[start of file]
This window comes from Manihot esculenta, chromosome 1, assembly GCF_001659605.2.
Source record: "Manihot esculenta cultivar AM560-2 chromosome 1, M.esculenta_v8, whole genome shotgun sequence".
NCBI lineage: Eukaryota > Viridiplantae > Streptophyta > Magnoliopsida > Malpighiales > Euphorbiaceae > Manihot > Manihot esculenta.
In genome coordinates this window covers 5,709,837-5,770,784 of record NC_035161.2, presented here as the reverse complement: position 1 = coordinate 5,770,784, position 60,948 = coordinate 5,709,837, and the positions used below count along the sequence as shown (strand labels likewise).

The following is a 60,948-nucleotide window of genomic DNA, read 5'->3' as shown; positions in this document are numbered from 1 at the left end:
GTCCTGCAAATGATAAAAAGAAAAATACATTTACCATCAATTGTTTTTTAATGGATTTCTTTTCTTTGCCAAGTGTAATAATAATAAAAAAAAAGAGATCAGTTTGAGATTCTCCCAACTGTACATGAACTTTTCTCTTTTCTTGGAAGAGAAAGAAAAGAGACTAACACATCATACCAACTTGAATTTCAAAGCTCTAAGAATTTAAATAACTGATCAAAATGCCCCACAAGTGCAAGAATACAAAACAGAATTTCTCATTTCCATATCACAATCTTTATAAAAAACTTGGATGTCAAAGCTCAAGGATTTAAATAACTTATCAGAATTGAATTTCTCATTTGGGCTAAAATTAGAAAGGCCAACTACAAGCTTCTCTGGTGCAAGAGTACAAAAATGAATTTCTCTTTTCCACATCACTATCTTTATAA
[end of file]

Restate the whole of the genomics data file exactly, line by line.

This window comes from Manihot esculenta, chromosome 1, assembly GCF_001659605.2.
Source record: "Manihot esculenta cultivar AM560-2 chromosome 1, M.esculenta_v8, whole genome shotgun sequence".
NCBI lineage: Eukaryota > Viridiplantae > Streptophyta > Magnoliopsida > Malpighiales > Euphorbiaceae > Manihot > Manihot esculenta.
In genome coordinates this window covers 5,709,837-5,770,784 of record NC_035161.2, presented here as the reverse complement: position 1 = coordinate 5,770,784, position 60,948 = coordinate 5,709,837, and the positions used below count along the sequence as shown (strand labels likewise).

The following is a 60,948-nucleotide window of genomic DNA, read 5'->3' as shown; positions in this document are numbered from 1 at the left end:
GTCCTGCAAATGATAAAAAGAAAAATACATTTACCATCAATTGTTTTTTAATGGATTTCTTTTCTTTGCCAAGTGTAATAATAATAAAAAAAAAGAGATCAGTTTGAGATTCTCCCAACTGTACATGAACTTTTCTCTTTTCTTGGAAGAGAAAGAAAAGAGACTAACACATCATACCAACTTGAATTTCAAAGCTCTAAGAATTTAAATAACTGATCAAAATGCCCCACAAGTGCAAGAATACAAAACAGAATTTCTCATTTCCATATCACAATCTTTATAAAAAACTTGGATGTCAAAGCTCAAGGATTTAAATAACTTATCAGAATTGAATTTCTCATTTGGGCTAAAATTAGAAAGGCCAACTACAAGCTTCTCTGGTGCAAGAGTACAAAAATGAATTTCTCTTTTCCACATCACTATCTTTATAA